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Commission aims to improve county Multi-Use Facility

As the county considers sole funding for the Lincoln CountyMulti-Use Facility for the first time, plans to make itself-sustaining are nearly in place, an official said Tuesday.

Pat McCullough, chairman of the Lincoln County Multi-UseFacility Commission, provided supervisors with its first quarterlyreport during the county board’s regular meeting. McCullough alsomade the commission’s first budget request.

The commission has met weekly since it was appointed June 8.

Since that time, McCullough said, commission workers haveresearched similar operations in other counties to determine whatwas working for them and what wasn’t. They have also inspected thefacility and targeted areas that needed repair or renovation whilemaking plans to expand the facility to make it more functional.

“It didn’t take long to determine it had been treated like ared-headed stepchild,” McCullough said. “I’ve talked to Terry Reid(director of the Brookhaven Department of Recreation) and he saidit had always been treated as a secondary operation.”

The county opted earlier this year to purchase the city’s rights tothe facility. The buyout was prompted when the city’s recreationdepartment elected to pull out of managing it because it was aburden on its personnel and a drain on the department’sresources.

The move forced city aldermen and county supervisors to considernew management options. Leaders then agreed on the buyout plan.

The facility had not been self-sustaining since it was built, butsupervisors believed with proper management it could be – and itwas too vital a resource to lose.

McCullough agreed, but said that realistically supervisors mustrealize there are some major obstacles to be overcome for thefacility to become the popular draw it can be.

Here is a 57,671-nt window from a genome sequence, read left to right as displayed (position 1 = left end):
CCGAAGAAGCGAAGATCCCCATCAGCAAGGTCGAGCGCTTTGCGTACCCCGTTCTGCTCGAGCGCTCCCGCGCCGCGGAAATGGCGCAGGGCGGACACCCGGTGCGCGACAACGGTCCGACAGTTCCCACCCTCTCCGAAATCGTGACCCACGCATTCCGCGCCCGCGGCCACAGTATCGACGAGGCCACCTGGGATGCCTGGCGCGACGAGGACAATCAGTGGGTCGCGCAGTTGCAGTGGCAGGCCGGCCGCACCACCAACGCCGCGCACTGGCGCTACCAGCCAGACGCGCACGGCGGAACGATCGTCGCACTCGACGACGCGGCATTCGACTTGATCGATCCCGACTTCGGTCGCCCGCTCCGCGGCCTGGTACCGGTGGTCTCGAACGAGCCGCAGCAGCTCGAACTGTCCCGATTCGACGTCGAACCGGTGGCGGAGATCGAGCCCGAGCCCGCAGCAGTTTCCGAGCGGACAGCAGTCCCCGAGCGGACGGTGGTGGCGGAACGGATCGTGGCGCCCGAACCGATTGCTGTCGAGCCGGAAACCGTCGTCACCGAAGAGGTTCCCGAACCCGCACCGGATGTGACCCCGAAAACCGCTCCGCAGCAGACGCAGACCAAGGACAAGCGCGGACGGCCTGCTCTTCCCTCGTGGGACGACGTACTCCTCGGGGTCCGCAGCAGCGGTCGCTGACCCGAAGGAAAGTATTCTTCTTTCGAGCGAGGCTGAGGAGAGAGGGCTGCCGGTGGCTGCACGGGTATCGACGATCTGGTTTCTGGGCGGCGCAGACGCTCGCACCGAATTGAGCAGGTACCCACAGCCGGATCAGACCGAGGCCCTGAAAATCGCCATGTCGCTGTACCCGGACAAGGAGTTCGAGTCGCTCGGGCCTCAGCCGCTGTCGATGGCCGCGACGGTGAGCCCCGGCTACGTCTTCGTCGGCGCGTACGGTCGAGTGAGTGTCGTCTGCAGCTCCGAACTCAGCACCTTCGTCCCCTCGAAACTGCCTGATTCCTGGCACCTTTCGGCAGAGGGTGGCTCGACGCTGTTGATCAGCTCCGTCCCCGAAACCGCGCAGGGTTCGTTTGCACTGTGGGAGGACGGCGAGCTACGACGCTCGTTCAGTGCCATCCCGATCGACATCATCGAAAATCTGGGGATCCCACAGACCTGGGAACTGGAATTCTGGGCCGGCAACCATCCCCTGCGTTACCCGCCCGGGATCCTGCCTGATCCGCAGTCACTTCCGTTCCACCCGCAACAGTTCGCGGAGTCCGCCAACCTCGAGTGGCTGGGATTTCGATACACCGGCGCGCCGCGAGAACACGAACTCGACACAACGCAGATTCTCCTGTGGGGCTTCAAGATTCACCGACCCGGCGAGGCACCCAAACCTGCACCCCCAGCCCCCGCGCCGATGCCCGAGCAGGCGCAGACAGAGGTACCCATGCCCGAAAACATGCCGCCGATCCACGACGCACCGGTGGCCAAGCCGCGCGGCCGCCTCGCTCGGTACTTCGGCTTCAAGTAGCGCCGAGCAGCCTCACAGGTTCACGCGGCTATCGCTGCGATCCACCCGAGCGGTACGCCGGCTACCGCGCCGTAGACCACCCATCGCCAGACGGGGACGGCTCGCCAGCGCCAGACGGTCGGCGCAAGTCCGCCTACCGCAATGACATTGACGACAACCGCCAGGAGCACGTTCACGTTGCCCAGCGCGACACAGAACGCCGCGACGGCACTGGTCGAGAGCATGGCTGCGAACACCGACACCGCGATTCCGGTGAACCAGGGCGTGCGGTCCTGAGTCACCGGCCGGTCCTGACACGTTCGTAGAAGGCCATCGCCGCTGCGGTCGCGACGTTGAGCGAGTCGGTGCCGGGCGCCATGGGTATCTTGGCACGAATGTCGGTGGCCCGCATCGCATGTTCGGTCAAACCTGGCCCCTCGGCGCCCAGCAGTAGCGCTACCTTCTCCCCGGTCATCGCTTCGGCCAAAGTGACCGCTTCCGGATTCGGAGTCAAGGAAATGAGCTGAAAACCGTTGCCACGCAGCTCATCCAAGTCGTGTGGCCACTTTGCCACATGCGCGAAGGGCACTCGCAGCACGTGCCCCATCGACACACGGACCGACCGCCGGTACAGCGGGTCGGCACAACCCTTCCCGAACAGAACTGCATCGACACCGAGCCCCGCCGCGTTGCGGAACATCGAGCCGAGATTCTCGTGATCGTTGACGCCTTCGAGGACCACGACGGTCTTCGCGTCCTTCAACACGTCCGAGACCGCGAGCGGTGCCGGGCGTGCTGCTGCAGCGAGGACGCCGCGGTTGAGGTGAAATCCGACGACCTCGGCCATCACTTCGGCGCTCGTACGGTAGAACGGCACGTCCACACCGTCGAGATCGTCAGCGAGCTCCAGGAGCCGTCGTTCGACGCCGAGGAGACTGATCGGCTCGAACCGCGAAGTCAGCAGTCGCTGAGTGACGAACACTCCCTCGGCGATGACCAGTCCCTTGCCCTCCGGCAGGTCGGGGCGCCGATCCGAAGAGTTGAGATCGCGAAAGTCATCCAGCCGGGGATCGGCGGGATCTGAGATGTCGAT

“There are some uphill battles with this thing,” he said. “It hassome downsides. It’s located in absolutely the worst locationpossible.”

The commission chairman said a lack of fast food restaurants,lodging and easy access from a highway or interstate all hurt thefacility’s potential for growth. He said visitors to events firsthave to search for the facility and then have to search for foodand lodging.

“We need to get busy then and make it an attractive place forthem,” said District Two Supervisor Bobby Watts, referring torecruiting those types of businesses to Beltline Road.

McCullough said the commission has also reviewed and revised therental policies and pricing. Many events sponsored by such agenciesas the Alcorn State University Extension Service will no longer befree, he said.

“Unless it’s a benefit to the people of Lincoln County, it won’t beon (the free list),” McCullough said. “This is now a commercialenterprise which also benefits the people of Lincoln County.”

However, he said, rental pricing has been separated into threebrackets to provide discounts to some agencies. Charitableorganizations will pay much less than commercial enterprises.

McCullough also presented the board with the commission’s firstbudget request. The commission asked for nearly $168,000 infunding.

County Administrator David Fields said the board had allocated$150,000 in preliminary budgets. The final budget will be presentedduring a public hearing Sept. 13 at 9 a.m. in the countyboardroom.

The commission’s request is based on previous expenses andreceipts, McCullough said, but it also includes the salary for amanager and two other facility employees, who should be hired soon,and $25,000 for a capital improvement project.

The project would add approximately 20 camper hookups to on-siteutilities for a fee of around $25 a night, he said. Sewer isalready available and hookups for water and electricity are closeby. The hookups would be created in an area north of the arena.